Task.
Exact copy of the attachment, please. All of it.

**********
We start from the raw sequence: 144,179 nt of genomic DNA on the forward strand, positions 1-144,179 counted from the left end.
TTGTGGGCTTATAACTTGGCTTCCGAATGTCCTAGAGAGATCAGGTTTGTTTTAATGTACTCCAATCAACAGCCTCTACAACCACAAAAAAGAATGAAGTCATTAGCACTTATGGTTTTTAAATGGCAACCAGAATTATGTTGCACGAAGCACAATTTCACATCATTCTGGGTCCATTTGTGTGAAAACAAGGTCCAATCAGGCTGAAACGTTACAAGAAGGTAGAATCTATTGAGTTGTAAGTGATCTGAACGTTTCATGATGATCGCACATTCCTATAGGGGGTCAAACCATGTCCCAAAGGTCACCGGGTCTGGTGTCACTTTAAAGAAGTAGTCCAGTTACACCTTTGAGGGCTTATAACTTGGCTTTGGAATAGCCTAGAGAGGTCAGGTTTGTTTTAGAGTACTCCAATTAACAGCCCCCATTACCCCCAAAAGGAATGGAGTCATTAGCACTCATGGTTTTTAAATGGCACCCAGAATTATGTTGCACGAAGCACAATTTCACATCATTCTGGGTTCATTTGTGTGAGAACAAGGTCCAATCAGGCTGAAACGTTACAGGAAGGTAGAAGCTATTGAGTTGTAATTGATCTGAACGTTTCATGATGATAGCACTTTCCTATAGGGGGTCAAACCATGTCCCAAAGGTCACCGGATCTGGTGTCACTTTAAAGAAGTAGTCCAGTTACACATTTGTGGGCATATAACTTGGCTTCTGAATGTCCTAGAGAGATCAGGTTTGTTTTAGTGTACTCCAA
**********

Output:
We start from the raw sequence: 144,179 nt of genomic DNA on the forward strand, positions 1-144,179 counted from the left end.
TTGTGGGCTTATAACTTGGCTTCCGAATGTCCTAGAGAGATCAGGTTTGTTTTAATGTACTCCAATCAACAGCCTCTACAACCACAAAAAAGAATGAAGTCATTAGCACTTATGGTTTTTAAATGGCAACCAGAATTATGTTGCACGAAGCACAATTTCACATCATTCTGGGTCCATTTGTGTGAAAACAAGGTCCAATCAGGCTGAAACGTTACAAGAAGGTAGAATCTATTGAGTTGTAAGTGATCTGAACGTTTCATGATGATCGCACATTCCTATAGGGGGTCAAACCATGTCCCAAAGGTCACCGGGTCTGGTGTCACTTTAAAGAAGTAGTCCAGTTACACCTTTGAGGGCTTATAACTTGGCTTTGGAATAGCCTAGAGAGGTCAGGTTTGTTTTAGAGTACTCCAATTAACAGCCCCCATTACCCCCAAAAGGAATGGAGTCATTAGCACTCATGGTTTTTAAATGGCACCCAGAATTATGTTGCACGAAGCACAATTTCACATCATTCTGGGTTCATTTGTGTGAGAACAAGGTCCAATCAGGCTGAAACGTTACAGGAAGGTAGAAGCTATTGAGTTGTAATTGATCTGAACGTTTCATGATGATAGCACTTTCCTATAGGGGGTCAAACCATGTCCCAAAGGTCACCGGATCTGGTGTCACTTTAAAGAAGTAGTCCAGTTACACATTTGTGGGCATATAACTTGGCTTCTGAATGTCCTAGAGAGATCAGGTTTGTTTTAGTGTACTCCAA